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You are here: MacNN Forums > News > Mac News > Immersion sues Apple for allegedly infringing haptic feedback patents

Immersion sues Apple for allegedly infringing haptic feedback patents
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NewsPoster
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Feb 12, 2016, 09:41 AM
 
Apple has become the target of a lawsuit from haptic feedback company Immersion, for alleged patent infringement in Apple's Force Touch and 3D Touch systems. Immersion claims the Apple Watch, the iPhone 6, and the iPhone 6s infringe on a total of three patents relating to haptic feedback systems, with a complaint to the US International Trade Commission (ITC) and a Delaware district court lawsuit seeking a sales injunction in the United States along with compensation.

All the devices, including the Plus versions of the iPhones, are claimed to infringe on a patent for a "Haptic Feedback System with Stored Effects (8,619,051) and a "Method and Apparatus for Providing Tactile Sensations (8,773,356), reports AppleInsider. A third patent describing an "Interactivity Model for Shared Feedback on Mobile Devices" (8,659,571) is said to also apply to just the iPhone 6s range.

"Immersion and its employees have worked diligently for over 20 years to invent solutions and build an ecosystem of content and playback devices that enable realistic and rich digital experiences," Immersion CEO Victor Viegas says in a press release. "Touch matters, as it informs, excites, and humanizes the digital world we interact with every day."

"While we are pleased to see others in the industry recognize the value of haptics and adopt it in their products, it is important for us to protect our business against infringement of our intellectual property in order to preserve the ecosystem we have built and the investments that we have made in continuing to advance haptic experiences," added Viegas. "We will vigorously defend the intellectual property we have developed when it is infringed."

Notably, Apple isn't the only defendant identified in the lawsuit. Immersion is also going after AT&T and subsidiary AT&T Mobility for selling the iPhones to subscribers, though it is unclear why only AT&T and not other major carriers.

Immersion is certainly no stranger to the courtroom when it comes down to protecting its intellectual property. Over the years, it has fought and settled with Sony, Microsoft, and Google.
( Last edited by NewsPoster; Feb 12, 2016 at 02:47 PM. )
     
panjandrum
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Feb 12, 2016, 02:54 PM
 
In hopes of heading off the "patent troll" comments we might see; Immersion is a legit company behind a LOT of the "haptic feedback" in both basic (console controllers) and advanced devices (I play a lot of racing sims, and Immersion is behind a lot of the technologies which exist in FFB (force-feedback) racing wheels). They create technologies which other companies license. This may well be a case where Apple should have simply licensed a technology outright rather than reinvent the wheel.
     
And.reg
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Feb 12, 2016, 03:40 PM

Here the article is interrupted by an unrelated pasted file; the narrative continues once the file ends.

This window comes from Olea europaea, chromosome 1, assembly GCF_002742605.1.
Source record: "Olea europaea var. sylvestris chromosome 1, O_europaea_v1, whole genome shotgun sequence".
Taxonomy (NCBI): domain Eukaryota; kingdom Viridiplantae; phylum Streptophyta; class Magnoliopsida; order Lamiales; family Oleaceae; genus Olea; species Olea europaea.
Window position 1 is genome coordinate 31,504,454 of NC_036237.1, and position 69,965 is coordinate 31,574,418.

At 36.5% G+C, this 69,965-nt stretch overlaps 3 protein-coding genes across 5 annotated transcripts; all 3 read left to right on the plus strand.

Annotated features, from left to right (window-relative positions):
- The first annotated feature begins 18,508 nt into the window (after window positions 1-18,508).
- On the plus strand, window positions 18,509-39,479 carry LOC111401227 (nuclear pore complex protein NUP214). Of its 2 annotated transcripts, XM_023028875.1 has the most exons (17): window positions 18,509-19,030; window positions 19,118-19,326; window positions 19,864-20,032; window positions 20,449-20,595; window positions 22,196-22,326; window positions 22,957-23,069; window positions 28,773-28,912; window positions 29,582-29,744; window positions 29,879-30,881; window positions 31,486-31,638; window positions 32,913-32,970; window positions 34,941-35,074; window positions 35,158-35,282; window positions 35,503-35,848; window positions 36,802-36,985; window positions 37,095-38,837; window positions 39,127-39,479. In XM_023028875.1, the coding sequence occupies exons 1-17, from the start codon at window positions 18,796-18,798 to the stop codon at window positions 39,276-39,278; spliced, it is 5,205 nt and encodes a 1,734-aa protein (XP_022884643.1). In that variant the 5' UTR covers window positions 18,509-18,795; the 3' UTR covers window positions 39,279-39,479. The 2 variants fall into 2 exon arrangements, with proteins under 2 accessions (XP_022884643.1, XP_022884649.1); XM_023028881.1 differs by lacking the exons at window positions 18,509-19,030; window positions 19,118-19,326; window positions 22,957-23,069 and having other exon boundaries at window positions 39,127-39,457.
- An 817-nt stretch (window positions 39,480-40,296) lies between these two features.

I'm not even sure what to make of these continuing lawsuits against Apple anymore. I used to be a super die-hard Apple supporter and when they were getting hit with lawsuits even back in 2004, boy was I furious with the prosecutors. But based on the recent events with VirnetX, BU and other universities, Immersion, Smartflash, etc. suing and (often) winning these lawsuits, this leads me to one of two conclusions that I foresee:

[1] Either Apple is outright stealing the technology and refusing to pay the patent holders, or
[2] The system is a totally corrupt infrastructure and companies are taking advantage of it.

I don't foresee a third option along the lines of "Apple is innocent and should countersue everyone."

Thoughts?
This one time, at Boot Camp, I stuck a flute up my PC.
     
coffeetime
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Feb 12, 2016, 03:56 PM
 
I mean who would had thought a mechanical or electronic feedback is patented. I wonder if unplugging my vaccum cleaner from a wall is also patented. This is like Thomas Edison vs Nikola Tesla. It doesn't matter who's the first one invented. It's the one with deep pocket withstands the final trial and wins.
     
Rhyman
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Feb 12, 2016, 06:30 PM
 
And.reg,

I don't think you are considering the more subtle issues with regards to patents.

a. Apple reads these patents, and does their best to understand what the patent covers. Patents are most often written in obscure language and references intended by lawyers to cover ideas and situations not thought of by the inventor.

b. Apple tries to invent their way around the existing patents, so their products can contain proprietary ideas. The holders of existing patents believe Apple products are using their patents. They try to get Apple to pay. Apple says no, our technology doesn't use your patents. So, the patent holders sue.

This is not at all the path patent trolls take; they simply sue as many people as they can, especially small companies that cannot afford a good defense, hoping they can squeeze money out of people as long as they can.

My reservation in this case is the fact that Immersion is suing AT&T. Has AT&T used Immersion's patents in their own products or is AT&T named simply because they are distributing Apple's products? The later will cause me to question Immersion's intensions.
     
Mike Wuerthele
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Feb 12, 2016, 07:02 PM
 
AT&T is named because it is distributing Apple products.
     
   
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